Sir David Attenborough's pain over losing his beloved wife Jane at the age of 70
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Sir David Attenborough on work helping him through the loss of his wife of almost 50 years

We do love an Attenborough documentary

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British icon David Attenborough is back on our screens tonight with his latest BBC show Attenborough And The Mammoth Graveyard.

Sir David, 95, joins biologist Ben Garrod and a team of investigators at a mammoth graveyard near Swindon, Wiltshire, to explore whether Neanderthals might have killed the Ice Age beasts.

David Attenborough and biologist Ben Garrod on the set of their latest BBC documentary. (Credit: BBC)

The team of archaeologists and palaeontologists excavate a quarry after amateur fossil hunters discovered a huge fossilised leg bone of what turned out to be a mammoth. 

Sir David became very excited by the find and decided to investigate further.

The legendary broadcaster is notoriously private about his personal life. 

But in his 2010 memoir “Life on Air'” the broadcaster gave a heartbreaking insight into the death of his beloved wife, Jane.

Who was David’s wife, Jane Oriel?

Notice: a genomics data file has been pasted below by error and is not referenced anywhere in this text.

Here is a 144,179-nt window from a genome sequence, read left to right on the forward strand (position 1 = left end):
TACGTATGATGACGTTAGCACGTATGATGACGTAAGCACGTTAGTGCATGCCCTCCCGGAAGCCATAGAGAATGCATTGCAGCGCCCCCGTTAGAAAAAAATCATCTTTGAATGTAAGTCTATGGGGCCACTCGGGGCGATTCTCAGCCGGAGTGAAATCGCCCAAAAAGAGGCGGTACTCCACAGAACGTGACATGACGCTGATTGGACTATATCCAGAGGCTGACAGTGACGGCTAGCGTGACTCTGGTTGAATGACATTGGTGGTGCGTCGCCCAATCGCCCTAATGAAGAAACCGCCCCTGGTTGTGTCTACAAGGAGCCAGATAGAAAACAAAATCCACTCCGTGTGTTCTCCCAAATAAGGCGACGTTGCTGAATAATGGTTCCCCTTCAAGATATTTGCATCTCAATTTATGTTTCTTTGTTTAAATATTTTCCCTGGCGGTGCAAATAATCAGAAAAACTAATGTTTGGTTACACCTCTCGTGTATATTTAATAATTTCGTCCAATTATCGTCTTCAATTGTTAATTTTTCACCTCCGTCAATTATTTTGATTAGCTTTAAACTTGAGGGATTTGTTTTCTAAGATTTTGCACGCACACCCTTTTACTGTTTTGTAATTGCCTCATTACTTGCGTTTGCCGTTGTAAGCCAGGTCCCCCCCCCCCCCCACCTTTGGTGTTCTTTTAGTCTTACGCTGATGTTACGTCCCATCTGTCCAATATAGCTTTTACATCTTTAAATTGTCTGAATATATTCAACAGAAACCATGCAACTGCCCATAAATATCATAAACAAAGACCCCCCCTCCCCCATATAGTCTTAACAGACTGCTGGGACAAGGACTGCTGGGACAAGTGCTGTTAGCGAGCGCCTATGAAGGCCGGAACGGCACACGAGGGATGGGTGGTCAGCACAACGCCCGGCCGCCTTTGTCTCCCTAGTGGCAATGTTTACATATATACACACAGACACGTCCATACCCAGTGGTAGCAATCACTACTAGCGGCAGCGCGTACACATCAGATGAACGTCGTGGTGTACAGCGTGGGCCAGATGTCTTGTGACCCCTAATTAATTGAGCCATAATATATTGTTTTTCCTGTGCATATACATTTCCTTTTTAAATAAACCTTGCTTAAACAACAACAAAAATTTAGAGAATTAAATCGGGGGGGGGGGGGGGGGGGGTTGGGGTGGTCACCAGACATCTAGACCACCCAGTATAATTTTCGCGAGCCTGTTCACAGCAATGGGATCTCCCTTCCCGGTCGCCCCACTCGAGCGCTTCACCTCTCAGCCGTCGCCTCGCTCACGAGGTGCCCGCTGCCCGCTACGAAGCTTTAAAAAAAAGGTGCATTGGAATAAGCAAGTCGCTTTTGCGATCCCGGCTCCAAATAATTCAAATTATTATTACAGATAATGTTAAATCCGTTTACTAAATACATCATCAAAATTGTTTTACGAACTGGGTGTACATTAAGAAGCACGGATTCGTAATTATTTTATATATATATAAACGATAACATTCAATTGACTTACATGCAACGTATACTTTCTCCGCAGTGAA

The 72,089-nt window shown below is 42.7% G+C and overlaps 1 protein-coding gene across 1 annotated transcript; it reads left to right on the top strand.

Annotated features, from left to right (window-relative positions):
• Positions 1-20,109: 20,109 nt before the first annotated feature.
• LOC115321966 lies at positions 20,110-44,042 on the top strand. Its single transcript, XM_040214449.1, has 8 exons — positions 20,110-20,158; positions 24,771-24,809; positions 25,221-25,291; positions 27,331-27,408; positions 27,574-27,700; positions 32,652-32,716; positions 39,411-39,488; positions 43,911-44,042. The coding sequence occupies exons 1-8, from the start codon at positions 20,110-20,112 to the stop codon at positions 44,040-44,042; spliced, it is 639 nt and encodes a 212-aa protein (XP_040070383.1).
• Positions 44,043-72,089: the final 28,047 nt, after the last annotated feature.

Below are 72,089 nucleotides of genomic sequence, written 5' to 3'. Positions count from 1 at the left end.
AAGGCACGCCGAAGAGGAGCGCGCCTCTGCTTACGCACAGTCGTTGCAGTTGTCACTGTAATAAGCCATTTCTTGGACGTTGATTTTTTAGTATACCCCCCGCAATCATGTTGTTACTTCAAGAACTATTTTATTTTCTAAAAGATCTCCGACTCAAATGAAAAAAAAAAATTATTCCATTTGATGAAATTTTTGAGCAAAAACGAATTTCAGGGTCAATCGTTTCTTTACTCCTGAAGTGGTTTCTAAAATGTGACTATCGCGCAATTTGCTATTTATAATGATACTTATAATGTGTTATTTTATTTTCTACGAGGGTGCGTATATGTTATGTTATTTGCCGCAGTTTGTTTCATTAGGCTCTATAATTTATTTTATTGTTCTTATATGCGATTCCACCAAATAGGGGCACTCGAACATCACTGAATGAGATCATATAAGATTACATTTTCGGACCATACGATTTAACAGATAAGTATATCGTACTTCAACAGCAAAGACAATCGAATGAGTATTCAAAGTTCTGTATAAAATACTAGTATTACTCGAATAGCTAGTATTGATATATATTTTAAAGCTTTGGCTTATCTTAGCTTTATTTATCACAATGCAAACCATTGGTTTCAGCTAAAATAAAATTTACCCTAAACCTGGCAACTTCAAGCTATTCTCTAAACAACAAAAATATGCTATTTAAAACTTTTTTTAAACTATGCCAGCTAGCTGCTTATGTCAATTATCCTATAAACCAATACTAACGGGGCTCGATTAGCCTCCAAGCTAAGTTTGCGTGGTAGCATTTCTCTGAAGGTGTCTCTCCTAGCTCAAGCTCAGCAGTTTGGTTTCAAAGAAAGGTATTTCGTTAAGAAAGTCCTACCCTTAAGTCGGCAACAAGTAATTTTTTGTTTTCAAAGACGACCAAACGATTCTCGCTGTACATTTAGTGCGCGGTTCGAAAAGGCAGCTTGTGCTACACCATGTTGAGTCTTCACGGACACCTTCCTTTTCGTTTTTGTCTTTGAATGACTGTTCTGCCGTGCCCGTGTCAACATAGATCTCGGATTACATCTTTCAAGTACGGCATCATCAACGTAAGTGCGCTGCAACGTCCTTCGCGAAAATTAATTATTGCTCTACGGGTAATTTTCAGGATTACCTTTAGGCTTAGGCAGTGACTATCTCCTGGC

The wildlife filmmaker tied the knot with his wife Jane in 1950 when he was 24, and they lived together in the London borough of Richmond Upon Thames.

The couple soon welcomed two children Robert and Susan, who are now in their fifties and live their lives away from the spotlight.

After spending 47 years married, Jane sadly passed away in 1997 at the age of 70 from a brain haemorrhage.

At the time, David was filming The Life of the Birds documentary for the BBC in New Zealand and, while he was away, he received the sad news that his beloved wife had collapsed.

He flew straight home to be by her side and thankfully arrived just before she passed away.

David mentioned holding her hand in his book and wondering if she would respond. 

He wrote: “She did and gave my hand a squeeze.”

He also admitted he was lost without her, writing: “The focus of my life, the anchor, had gone. Now I was lost.”

He told the Daily Mail in 2009 that he still lived in the same house that they had raised their children in.

“The thing is, when you go around the house, you know that, no matter how many doors you open, there is not going to be anybody there, and that’s a pity,” admitted David.

Read more: Which animal does David Attenborough not like? A Perfect Planet host reveals his least favourite critter

Returning to work helped David’s grief

Also, in his memoir, he explained that returning to work was his salvation.

Sir David said returning to work after the loss of his wife Jane was his salvation. (Credit: Splash News)

He said: “I was in the middle of a series when my wife died.”

“I took time off, of course, but there was an obligation there. There were things to do.”

“It’s a great relief when somebody is driving you to get on with things.”

 Sir David returns to TV screens in Attenborough And The Mammoth Graveyard on Thursday, 30 December 2021, BBC One at 8 pm.

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